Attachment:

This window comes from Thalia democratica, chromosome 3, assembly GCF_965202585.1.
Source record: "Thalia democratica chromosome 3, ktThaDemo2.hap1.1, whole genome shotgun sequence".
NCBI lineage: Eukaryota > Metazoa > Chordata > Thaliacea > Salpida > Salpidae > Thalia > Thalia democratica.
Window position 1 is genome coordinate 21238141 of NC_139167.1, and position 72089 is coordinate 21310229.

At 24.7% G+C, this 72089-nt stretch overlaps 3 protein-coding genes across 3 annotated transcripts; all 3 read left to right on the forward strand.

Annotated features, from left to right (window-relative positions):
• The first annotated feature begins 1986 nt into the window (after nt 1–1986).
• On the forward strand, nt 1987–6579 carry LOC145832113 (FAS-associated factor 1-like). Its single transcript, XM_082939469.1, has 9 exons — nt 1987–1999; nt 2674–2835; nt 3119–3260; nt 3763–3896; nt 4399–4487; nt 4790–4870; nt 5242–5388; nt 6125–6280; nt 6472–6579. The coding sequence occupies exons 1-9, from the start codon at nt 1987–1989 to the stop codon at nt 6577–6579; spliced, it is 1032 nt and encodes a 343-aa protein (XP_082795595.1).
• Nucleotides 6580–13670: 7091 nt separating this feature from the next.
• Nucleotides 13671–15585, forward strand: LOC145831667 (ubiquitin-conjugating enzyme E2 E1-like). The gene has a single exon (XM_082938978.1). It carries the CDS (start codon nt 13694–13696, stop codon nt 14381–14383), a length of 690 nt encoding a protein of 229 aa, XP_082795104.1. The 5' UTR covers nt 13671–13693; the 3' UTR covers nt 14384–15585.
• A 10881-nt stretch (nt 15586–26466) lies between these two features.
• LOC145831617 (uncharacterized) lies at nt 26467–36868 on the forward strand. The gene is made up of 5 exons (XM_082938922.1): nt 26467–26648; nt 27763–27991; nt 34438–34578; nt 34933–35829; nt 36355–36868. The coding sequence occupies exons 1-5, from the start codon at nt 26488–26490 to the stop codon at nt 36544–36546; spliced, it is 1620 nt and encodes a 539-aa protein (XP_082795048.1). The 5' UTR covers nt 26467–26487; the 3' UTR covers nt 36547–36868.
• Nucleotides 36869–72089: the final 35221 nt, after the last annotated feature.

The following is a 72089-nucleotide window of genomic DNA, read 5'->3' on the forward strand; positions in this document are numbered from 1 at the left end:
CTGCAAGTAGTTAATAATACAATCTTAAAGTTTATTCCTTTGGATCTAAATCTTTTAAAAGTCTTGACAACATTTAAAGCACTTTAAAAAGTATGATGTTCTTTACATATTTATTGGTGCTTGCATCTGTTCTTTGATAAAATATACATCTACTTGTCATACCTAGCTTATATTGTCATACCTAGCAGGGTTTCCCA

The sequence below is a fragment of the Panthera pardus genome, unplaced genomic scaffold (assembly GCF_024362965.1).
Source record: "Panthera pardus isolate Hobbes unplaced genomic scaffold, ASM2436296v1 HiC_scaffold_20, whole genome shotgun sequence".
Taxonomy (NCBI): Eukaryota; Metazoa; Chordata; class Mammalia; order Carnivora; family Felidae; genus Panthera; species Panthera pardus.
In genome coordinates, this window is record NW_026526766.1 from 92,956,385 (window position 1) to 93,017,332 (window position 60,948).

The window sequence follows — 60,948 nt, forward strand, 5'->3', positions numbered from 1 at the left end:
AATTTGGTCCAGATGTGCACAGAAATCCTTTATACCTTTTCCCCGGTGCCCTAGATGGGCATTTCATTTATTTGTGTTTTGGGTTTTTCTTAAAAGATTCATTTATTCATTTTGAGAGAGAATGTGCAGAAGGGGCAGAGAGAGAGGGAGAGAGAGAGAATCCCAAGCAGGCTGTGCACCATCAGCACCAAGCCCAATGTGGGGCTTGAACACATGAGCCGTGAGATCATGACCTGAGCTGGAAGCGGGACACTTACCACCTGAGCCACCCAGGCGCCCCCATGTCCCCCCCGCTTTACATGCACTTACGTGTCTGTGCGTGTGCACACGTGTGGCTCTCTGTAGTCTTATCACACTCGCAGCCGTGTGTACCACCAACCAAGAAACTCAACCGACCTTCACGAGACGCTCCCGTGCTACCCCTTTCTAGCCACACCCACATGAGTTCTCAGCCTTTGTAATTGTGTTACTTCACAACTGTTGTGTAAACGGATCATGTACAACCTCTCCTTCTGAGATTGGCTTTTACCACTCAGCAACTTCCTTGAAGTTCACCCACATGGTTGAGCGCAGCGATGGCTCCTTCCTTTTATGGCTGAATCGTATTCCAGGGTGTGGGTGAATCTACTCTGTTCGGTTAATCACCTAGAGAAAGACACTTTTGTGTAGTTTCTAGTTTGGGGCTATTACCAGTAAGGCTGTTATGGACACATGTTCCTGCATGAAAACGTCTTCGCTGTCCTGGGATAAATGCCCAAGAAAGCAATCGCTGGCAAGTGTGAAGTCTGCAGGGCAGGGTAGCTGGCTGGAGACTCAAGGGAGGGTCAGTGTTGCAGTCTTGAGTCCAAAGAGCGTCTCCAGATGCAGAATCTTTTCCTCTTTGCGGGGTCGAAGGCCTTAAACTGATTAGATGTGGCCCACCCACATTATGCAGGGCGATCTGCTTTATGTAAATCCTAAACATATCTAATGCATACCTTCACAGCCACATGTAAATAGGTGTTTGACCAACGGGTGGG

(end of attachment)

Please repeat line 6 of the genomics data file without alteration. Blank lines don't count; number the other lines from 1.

Annotated features, from left to right (window-relative positions):